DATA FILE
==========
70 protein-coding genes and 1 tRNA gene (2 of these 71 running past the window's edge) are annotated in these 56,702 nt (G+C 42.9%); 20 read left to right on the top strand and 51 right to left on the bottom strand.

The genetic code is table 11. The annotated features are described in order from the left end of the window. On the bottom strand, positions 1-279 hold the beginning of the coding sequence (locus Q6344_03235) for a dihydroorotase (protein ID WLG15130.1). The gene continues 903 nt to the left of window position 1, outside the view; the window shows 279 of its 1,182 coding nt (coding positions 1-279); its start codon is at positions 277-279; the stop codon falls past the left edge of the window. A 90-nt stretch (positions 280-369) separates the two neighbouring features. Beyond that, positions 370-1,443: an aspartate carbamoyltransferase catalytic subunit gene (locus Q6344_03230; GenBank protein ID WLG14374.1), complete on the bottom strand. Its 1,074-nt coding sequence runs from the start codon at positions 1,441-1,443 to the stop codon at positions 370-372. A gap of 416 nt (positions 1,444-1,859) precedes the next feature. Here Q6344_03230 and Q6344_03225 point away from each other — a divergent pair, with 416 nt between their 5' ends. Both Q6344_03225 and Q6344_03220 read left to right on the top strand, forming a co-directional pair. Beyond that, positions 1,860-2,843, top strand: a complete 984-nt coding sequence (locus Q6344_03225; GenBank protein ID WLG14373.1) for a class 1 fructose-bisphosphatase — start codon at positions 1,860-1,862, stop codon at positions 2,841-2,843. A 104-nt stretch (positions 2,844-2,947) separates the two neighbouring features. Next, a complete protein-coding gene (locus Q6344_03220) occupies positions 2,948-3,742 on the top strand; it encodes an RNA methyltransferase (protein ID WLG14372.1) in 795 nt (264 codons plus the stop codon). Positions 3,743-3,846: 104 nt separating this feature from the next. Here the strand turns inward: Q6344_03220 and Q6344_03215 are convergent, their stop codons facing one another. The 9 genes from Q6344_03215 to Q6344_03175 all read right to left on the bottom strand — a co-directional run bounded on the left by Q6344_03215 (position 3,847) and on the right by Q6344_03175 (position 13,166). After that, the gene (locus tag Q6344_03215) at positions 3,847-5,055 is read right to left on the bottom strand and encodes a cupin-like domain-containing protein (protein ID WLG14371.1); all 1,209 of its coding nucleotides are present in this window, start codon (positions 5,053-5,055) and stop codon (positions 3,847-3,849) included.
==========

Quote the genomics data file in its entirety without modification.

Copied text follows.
70 protein-coding genes and 1 tRNA gene (2 of these 71 running past the window's edge) are annotated in these 56,702 nt (G+C 42.9%); 20 read left to right on the top strand and 51 right to left on the bottom strand.

The genetic code is table 11. The annotated features are described in order from the left end of the window. On the bottom strand, positions 1-279 hold the beginning of the coding sequence (locus Q6344_03235) for a dihydroorotase (protein ID WLG15130.1). The gene continues 903 nt to the left of window position 1, outside the view; the window shows 279 of its 1,182 coding nt (coding positions 1-279); its start codon is at positions 277-279; the stop codon falls past the left edge of the window. A 90-nt stretch (positions 280-369) separates the two neighbouring features. Beyond that, positions 370-1,443: an aspartate carbamoyltransferase catalytic subunit gene (locus Q6344_03230; GenBank protein ID WLG14374.1), complete on the bottom strand. Its 1,074-nt coding sequence runs from the start codon at positions 1,441-1,443 to the stop codon at positions 370-372. A gap of 416 nt (positions 1,444-1,859) precedes the next feature. Here Q6344_03230 and Q6344_03225 point away from each other — a divergent pair, with 416 nt between their 5' ends. Both Q6344_03225 and Q6344_03220 read left to right on the top strand, forming a co-directional pair. Beyond that, positions 1,860-2,843, top strand: a complete 984-nt coding sequence (locus Q6344_03225; GenBank protein ID WLG14373.1) for a class 1 fructose-bisphosphatase — start codon at positions 1,860-1,862, stop codon at positions 2,841-2,843. A 104-nt stretch (positions 2,844-2,947) separates the two neighbouring features. Next, a complete protein-coding gene (locus Q6344_03220) occupies positions 2,948-3,742 on the top strand; it encodes an RNA methyltransferase (protein ID WLG14372.1) in 795 nt (264 codons plus the stop codon). Positions 3,743-3,846: 104 nt separating this feature from the next. Here the strand turns inward: Q6344_03220 and Q6344_03215 are convergent, their stop codons facing one another. The 9 genes from Q6344_03215 to Q6344_03175 all read right to left on the bottom strand — a co-directional run bounded on the left by Q6344_03215 (position 3,847) and on the right by Q6344_03175 (position 13,166). After that, the gene (locus tag Q6344_03215) at positions 3,847-5,055 is read right to left on the bottom strand and encodes a cupin-like domain-containing protein (protein ID WLG14371.1); all 1,209 of its coding nucleotides are present in this window, start codon (positions 5,053-5,055) and stop codon (positions 3,847-3,849) included.